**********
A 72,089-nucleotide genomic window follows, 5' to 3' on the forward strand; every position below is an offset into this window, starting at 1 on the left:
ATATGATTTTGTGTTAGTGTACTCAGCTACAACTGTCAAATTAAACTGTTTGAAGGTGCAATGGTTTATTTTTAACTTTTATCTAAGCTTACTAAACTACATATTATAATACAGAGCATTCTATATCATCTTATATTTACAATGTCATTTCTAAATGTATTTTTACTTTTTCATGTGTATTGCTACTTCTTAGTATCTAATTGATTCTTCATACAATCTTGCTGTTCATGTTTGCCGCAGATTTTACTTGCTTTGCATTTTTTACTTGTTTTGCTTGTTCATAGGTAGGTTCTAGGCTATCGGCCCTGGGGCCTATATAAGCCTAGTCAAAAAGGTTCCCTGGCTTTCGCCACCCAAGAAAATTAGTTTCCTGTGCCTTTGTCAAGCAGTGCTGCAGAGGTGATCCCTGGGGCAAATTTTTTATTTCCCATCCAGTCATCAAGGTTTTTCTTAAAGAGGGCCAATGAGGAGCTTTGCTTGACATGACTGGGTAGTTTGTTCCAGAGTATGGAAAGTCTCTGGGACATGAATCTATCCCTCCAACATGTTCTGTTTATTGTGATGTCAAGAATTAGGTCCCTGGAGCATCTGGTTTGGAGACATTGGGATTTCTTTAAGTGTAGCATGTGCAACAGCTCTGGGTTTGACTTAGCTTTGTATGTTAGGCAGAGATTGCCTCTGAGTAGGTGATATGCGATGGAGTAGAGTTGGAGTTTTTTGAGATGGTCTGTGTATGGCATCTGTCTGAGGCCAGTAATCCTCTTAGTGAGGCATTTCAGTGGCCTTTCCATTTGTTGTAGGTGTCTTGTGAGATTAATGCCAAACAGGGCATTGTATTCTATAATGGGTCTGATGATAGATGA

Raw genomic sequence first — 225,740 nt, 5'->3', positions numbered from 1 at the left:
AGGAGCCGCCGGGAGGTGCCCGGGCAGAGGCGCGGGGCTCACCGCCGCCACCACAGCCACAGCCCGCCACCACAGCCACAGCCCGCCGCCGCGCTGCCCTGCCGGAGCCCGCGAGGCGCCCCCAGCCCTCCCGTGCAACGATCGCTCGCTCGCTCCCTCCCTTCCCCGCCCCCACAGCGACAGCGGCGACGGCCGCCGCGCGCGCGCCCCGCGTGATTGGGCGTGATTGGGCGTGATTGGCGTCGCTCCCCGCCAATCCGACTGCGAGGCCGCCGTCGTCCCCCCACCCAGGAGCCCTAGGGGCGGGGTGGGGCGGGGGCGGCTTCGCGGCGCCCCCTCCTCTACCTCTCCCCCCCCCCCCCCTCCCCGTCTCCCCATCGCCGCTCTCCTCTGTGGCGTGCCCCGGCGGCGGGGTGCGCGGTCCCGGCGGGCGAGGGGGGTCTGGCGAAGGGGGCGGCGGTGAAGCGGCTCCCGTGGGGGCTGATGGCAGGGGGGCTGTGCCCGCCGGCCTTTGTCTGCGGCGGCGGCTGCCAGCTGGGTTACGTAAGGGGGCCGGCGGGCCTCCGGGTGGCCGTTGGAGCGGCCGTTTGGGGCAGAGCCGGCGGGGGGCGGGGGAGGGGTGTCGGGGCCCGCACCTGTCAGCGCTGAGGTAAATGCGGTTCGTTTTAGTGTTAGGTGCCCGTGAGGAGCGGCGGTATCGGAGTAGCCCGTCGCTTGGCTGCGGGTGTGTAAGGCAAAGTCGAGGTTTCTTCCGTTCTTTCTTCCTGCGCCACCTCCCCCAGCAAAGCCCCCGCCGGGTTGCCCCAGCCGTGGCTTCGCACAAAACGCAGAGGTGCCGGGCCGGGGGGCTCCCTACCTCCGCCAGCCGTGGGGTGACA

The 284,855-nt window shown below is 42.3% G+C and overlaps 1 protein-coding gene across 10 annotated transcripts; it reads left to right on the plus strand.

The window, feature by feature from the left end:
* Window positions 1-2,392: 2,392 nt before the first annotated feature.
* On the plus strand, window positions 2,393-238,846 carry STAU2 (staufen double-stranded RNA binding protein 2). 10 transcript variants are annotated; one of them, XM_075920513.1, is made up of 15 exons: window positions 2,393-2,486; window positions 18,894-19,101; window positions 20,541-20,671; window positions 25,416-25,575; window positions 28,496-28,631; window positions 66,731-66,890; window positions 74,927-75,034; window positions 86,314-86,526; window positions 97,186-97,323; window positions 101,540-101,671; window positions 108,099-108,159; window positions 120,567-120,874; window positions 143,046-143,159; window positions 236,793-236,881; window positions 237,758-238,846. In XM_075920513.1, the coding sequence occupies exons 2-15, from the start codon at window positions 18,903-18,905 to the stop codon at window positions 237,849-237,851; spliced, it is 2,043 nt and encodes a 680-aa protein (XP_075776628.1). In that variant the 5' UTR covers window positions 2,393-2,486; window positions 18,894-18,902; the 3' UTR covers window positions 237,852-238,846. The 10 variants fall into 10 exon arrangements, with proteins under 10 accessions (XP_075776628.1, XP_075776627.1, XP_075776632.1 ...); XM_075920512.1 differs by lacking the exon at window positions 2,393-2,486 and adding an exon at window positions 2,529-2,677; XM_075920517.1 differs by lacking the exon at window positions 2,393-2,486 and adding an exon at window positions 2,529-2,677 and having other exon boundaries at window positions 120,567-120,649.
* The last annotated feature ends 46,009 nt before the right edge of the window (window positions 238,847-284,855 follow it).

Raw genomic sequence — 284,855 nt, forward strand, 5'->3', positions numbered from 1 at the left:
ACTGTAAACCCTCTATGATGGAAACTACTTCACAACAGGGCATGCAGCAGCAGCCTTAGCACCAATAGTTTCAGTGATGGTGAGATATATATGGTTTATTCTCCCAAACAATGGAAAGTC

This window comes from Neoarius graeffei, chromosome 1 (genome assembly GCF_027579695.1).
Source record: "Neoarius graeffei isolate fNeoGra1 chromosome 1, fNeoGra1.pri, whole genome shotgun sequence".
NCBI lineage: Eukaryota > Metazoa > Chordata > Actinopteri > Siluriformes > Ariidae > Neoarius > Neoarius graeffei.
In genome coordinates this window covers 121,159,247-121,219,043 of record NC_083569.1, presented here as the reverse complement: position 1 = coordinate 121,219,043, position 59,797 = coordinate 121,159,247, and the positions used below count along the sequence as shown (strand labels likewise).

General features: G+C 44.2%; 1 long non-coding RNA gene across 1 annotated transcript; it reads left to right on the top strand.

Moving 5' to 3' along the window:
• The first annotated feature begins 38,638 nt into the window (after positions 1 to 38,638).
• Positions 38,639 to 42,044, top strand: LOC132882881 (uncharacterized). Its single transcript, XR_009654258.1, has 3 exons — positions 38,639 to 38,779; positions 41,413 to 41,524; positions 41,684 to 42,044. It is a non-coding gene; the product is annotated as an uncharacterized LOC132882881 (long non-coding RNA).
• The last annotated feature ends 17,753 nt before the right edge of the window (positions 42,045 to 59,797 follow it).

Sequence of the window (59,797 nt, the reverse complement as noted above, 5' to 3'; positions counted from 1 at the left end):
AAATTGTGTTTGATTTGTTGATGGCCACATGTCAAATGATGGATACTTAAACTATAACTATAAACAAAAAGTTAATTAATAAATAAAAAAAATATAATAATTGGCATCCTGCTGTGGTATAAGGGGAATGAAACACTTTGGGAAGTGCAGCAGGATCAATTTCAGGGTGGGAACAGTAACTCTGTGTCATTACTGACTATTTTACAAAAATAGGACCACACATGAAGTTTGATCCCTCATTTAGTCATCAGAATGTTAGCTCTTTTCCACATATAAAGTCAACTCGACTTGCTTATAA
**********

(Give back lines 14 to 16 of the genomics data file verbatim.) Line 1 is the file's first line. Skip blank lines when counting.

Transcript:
NCBI lineage: Eukaryota > Metazoa > Chordata > Actinopteri > Siluriformes > Ariidae > Neoarius > Neoarius graeffei.
In genome coordinates this window covers 121,159,247-121,219,043 of record NC_083569.1, presented here as the reverse complement: position 1 = coordinate 121,219,043, position 59,797 = coordinate 121,159,247, and the positions used below count along the sequence as shown (strand labels likewise).

General features: G+C 44.2%; 1 long non-coding RNA gene across 1 annotated transcript; it reads left to right on the top strand.